Monday, January 17, 2011

Barak Splits Labor

Israeli Defense Minister Ehud Barak has broken from Labor to form a new Independence Party:
"Defense Minister Ehud Barak announced Monday that he is stepping down as Labor Party chairman to set up a new party, following months of turmoil within the weakened faction.

"In the wake of waning support from his own ministers, Barak is forming a new faction called Atzmaut (Independence). He will be joined by four fellow Labor lawmakers - Deputy Defense Minister Matan Vilnai, and members of Knesset Shalom Simhon, Einat Wilf and Ori Noked...

"Barak and the four other members of his new party are expected to remain in Netanyahu's coalition. It is not clear whether Labor's eight remaining lawmakers will support the government, in particular in light of recent threats to quit the coalition over the stalled Middle East peace process.

"With peace talks in limbo for more than three months, an increasing number of Labor members had urged Barak to pull out of the government because of the impasse.Labor MK Daniel Ben-Simon quit the party last week to protest Barak's decision to remain in the government."

The other eight Labor MK's have, in fact, since bolted the coalition, leaving Netanyahu with a narrower majority. Josh Marshall wonder if this is the end of the Labor Party:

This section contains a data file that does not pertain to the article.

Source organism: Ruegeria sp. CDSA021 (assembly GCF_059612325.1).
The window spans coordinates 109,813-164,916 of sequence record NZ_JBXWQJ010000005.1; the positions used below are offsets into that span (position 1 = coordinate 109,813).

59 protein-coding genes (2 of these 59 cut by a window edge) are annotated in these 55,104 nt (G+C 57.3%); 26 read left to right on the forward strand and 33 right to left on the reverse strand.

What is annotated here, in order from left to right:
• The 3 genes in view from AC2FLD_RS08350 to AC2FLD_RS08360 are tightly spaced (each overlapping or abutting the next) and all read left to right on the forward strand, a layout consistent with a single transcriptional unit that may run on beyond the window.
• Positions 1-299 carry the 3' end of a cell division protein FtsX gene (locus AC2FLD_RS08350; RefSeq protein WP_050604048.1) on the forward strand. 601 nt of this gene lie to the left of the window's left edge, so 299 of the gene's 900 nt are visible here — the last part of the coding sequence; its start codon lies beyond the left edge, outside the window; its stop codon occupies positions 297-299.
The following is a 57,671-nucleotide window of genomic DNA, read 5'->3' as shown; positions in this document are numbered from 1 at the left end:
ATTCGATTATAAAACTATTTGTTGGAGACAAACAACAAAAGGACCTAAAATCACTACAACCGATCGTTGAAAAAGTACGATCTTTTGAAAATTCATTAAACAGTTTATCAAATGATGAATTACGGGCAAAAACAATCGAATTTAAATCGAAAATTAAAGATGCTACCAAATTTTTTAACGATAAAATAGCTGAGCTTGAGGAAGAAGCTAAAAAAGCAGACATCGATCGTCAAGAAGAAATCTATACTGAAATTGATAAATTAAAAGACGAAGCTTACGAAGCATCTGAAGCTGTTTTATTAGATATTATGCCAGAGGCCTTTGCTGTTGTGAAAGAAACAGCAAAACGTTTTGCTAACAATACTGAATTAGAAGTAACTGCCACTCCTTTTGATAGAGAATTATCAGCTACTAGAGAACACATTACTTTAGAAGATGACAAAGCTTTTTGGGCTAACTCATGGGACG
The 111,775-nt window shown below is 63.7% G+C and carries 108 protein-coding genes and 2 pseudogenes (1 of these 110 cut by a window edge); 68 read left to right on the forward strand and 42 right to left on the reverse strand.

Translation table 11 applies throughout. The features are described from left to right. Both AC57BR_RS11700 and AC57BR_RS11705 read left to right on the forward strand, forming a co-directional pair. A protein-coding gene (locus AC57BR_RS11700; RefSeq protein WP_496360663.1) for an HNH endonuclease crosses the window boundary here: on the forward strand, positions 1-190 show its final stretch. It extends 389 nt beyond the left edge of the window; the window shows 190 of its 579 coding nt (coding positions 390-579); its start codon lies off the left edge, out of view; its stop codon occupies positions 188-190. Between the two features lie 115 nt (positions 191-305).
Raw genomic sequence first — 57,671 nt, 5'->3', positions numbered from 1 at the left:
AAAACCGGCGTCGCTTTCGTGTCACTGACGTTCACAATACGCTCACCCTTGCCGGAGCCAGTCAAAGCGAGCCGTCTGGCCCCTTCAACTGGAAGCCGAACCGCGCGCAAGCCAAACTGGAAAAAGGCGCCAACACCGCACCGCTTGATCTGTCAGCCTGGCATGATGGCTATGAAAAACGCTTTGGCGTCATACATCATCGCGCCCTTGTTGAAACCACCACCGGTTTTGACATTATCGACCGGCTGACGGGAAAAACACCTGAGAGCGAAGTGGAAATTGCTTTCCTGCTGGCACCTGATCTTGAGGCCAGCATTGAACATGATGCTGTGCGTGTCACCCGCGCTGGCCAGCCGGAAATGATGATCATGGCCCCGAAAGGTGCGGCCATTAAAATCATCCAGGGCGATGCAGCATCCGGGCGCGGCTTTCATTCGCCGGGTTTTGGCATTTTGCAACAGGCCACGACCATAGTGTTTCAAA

"The larger question though is what will happen to Labor in the next election. A number of members of Labor went to Kadima when it was formed back in 2006. That's the party Ariel Sharon formed after leaving Likud (the coalition party he played a key role in founding in the early 1970s -- yes, it gets complicated.) If you're an Israeli who wants to vote for a potential governing party which is at least in principle in favor of a two-state solution, Kadima seems like your obvious choice. If you want a more clearly left pro-peace process party, you'll probably want to vote for Meretz, another party with historic ties to the Labor tradition in the country."

This would be the case if the peace process were the only issue in Israeli politics, but there are other ways for Labor to distinguish itself. For one, I would expect it to move closer to its socialist roots, with even more influence from organized labor and Palestinian-Israelis who wish are willing to vote for a Zionist party. The chairmanship of Amir Peretz is a precedent for this. A lesser factor could be any voters who are leftist on the peace process but oppose Kadima's secularist tendencies. Finally, it could simply merge with Kadima, creating a new Labor party much as Mapai merged with Avoda in the 1960's.



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